Solomon goes on to say, "People curse the one who hoards grain, but they pray God's blessing on the one who is willing to sell." (Proverbs 11:26) Wealthy and unscrupulous men had a habit of storing up grain following plentiful harvests and holding onto it until a drought came and the crops failed. Then the price of grain would be much higher. The longer a man held onto the grain during a famine, the higher the price would go. A person who is hungry enough will give almost anything in order to be able to eat, including every penny he has, his land, and his livestock. What use are those things when he's starving? In this way, evil and greedy men became even more wealthy by oppressing and exploiting their fellow citizens in their time of need.

"Whoever seeks good finds favor, but evil comes to one who searches for it." (Proverbs 11:27) The Biblical expression of "seek and you will find" goes both ways. The one who seeks God finds Him. The one who seeks wickedness finds it. Godly living blesses us, but the deeds of the wicked will destroy him.

"Those who trust in their riches will fall, but the righteous will thrive like a green leaf." (Proverbs 11:28) Those with godly wisdom know it's not their money that sustains them, but God. The wicked are trusting in something that doesn't have the power to sustain them. They will fall into sin to make their money; they will fall into sin to keep their money.

"Whoever brings ruin to their family will inherit only wind, and the fool will be servant to the wise." (Proverbs 11:29) Sinful and excessive living has ruined many a family. In Solomon's day, running up foolish debts could not only result in the loss of property, but in the loss of freedom. A man might end up as an indentured servant to the person he owes until he pays off his debt.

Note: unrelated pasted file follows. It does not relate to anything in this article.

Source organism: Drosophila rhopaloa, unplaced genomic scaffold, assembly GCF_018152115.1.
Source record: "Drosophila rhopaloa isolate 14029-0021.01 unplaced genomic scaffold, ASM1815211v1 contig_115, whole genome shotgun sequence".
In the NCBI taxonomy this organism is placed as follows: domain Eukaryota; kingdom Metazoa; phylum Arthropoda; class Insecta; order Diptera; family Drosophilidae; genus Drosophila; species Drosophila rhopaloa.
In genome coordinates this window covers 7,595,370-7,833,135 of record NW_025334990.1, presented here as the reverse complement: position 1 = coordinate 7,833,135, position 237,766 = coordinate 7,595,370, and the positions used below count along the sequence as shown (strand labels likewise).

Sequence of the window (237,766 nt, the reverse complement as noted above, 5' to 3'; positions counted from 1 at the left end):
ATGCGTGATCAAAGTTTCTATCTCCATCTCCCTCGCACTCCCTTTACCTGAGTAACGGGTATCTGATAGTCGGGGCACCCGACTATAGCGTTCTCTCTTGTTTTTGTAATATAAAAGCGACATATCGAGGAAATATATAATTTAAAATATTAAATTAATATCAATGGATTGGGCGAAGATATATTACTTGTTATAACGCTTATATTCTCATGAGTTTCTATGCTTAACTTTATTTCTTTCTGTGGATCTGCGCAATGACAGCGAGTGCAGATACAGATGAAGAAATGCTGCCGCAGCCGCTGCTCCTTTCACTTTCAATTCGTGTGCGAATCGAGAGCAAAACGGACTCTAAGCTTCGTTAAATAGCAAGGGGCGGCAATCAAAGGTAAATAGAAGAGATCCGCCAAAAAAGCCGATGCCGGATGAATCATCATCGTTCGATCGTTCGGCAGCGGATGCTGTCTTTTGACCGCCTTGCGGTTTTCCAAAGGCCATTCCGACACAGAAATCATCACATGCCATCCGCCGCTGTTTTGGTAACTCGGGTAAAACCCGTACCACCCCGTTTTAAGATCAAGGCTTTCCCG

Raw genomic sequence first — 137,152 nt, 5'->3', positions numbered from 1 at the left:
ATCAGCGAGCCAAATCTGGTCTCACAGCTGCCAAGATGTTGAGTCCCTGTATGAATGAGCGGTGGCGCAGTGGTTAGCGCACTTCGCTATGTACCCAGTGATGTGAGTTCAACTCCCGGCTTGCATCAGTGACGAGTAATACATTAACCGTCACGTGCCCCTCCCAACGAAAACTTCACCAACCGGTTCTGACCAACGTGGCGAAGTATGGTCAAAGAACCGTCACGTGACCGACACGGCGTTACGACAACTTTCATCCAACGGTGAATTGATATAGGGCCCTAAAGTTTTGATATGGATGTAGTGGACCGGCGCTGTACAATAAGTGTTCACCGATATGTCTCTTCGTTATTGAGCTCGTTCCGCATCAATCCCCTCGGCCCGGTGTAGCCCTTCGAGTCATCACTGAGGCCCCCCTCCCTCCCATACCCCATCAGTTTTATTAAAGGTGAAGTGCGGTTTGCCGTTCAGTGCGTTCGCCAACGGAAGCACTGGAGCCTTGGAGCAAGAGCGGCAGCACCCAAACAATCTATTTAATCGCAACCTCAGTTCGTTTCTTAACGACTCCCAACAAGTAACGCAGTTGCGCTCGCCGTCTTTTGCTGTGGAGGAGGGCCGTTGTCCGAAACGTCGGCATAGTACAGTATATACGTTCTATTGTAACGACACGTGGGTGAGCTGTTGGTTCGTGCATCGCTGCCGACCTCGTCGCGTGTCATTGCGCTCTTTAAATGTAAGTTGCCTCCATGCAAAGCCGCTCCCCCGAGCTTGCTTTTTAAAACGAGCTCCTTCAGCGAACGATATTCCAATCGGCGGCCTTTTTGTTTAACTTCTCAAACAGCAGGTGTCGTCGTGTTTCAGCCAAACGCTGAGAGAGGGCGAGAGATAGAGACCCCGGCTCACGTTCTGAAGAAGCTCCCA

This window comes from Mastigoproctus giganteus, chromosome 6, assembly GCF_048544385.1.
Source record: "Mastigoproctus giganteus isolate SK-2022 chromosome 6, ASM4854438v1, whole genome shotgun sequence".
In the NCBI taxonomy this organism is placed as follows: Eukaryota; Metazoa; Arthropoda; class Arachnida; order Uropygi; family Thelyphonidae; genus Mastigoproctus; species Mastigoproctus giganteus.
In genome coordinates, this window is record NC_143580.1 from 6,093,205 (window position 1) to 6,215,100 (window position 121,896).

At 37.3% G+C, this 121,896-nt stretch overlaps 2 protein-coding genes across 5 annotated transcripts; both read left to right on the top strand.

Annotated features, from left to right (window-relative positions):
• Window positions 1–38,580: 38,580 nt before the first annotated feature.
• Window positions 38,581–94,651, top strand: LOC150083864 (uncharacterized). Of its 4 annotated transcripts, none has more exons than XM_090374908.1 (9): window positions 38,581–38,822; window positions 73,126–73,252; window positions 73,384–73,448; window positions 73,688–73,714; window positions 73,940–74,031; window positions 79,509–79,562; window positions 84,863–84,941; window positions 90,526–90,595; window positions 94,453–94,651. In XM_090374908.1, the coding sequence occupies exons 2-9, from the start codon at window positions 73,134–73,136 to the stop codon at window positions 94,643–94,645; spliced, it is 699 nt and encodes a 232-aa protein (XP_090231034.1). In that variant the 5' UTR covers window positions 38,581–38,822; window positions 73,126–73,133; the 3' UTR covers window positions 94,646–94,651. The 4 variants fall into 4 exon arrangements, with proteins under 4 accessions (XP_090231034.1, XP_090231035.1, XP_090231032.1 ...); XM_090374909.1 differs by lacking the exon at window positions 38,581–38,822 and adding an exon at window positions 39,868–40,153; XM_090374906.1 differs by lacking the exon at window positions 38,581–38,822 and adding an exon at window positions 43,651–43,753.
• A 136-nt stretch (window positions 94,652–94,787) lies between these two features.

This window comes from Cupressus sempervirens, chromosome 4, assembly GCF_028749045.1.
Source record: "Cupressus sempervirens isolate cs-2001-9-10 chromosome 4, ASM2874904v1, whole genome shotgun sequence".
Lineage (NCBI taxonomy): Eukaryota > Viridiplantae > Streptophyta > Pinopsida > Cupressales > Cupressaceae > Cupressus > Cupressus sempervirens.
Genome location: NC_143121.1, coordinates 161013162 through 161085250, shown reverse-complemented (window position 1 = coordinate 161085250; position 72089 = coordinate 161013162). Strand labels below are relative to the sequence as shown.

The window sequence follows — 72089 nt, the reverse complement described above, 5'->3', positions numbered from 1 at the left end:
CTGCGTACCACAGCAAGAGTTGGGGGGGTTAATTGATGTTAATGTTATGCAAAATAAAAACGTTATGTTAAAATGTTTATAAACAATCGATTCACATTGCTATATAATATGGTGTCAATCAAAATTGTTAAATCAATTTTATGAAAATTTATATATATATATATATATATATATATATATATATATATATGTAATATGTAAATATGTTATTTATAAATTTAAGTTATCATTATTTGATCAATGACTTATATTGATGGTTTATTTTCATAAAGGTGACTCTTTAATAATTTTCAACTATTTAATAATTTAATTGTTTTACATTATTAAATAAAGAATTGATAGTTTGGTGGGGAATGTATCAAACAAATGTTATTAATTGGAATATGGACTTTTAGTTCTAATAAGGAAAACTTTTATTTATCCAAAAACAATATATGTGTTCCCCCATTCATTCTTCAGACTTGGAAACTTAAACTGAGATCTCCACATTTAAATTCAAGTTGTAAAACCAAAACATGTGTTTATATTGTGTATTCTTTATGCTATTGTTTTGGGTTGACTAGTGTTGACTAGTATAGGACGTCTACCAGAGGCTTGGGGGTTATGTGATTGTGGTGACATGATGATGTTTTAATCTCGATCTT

"The fruit of the righteous is a tree of life, and the one who is wise saves lives. If the righteous receive their due on earth, how much more the ungodly and the sinner!" (Proverbs 11:30-31) Those who are faithful to God are able to lead others to the Lord. Godly wisdom, as we learned earlier this week, blesses those around us. There is some disagreement among scholars about the translation of verse 31 into English, with many of them feeling it should be translated as the Apostle Peter did, "If it is hard for the righteous to be saved, what will become of the ungodly and the sinner?" (1 Peter 4:18) The idea here is that the righteous are saved only by the skin of their teeth....not through their own works, but through the works of the One who pulled off a miraculous rescue and act of redemption. We who are in Christ will make it into heaven only because He is going to vouch for us. We are going to enter into the joy of the Lord through faith in Christ alone, not because we deserve it due to our own good works. So Solomon, and the Apostle Peter, urge everyone to think about their spiritual condition and their eternal destination. If the godly barely make it into heaven, what hope is there for the wicked?

Compassion and generosity are admirable qualities, as Solomon has pointed out, but he also wants us to understand that good works won't save our souls. There are unbelievers who give to the poor and have compassion on the needy. God will bless generosity, even the generosity of the unbeliever, but no one will enter the presence of the Lord without faith. No one gets in by presenting the Lord with a list of good deeds and saying, "I never believed in You and I never had any interest in knowing You and I rejected the doctrine of redemption, but I did have compassion on my fellow man. I'm actually a pretty good guy, even though I was never a religious guy. Look at all these nice things I've done!" No, we make it into heaven with this testimony, "Lord, I am a sinner. Even at my best I've fallen short. No matter how hard I tried to be perfect, I made mistakes. I'm not counting on my own good works to get me into heaven. I'm counting on the good and perfect works of Christ my Savior. He did for me what I could not do for myself. I'm coming to You on the basis of my faith in Him." In other words, as the old hymn Rock Of Ages puts it, "In my hand no price I bring. Simply to Thy cross I cling."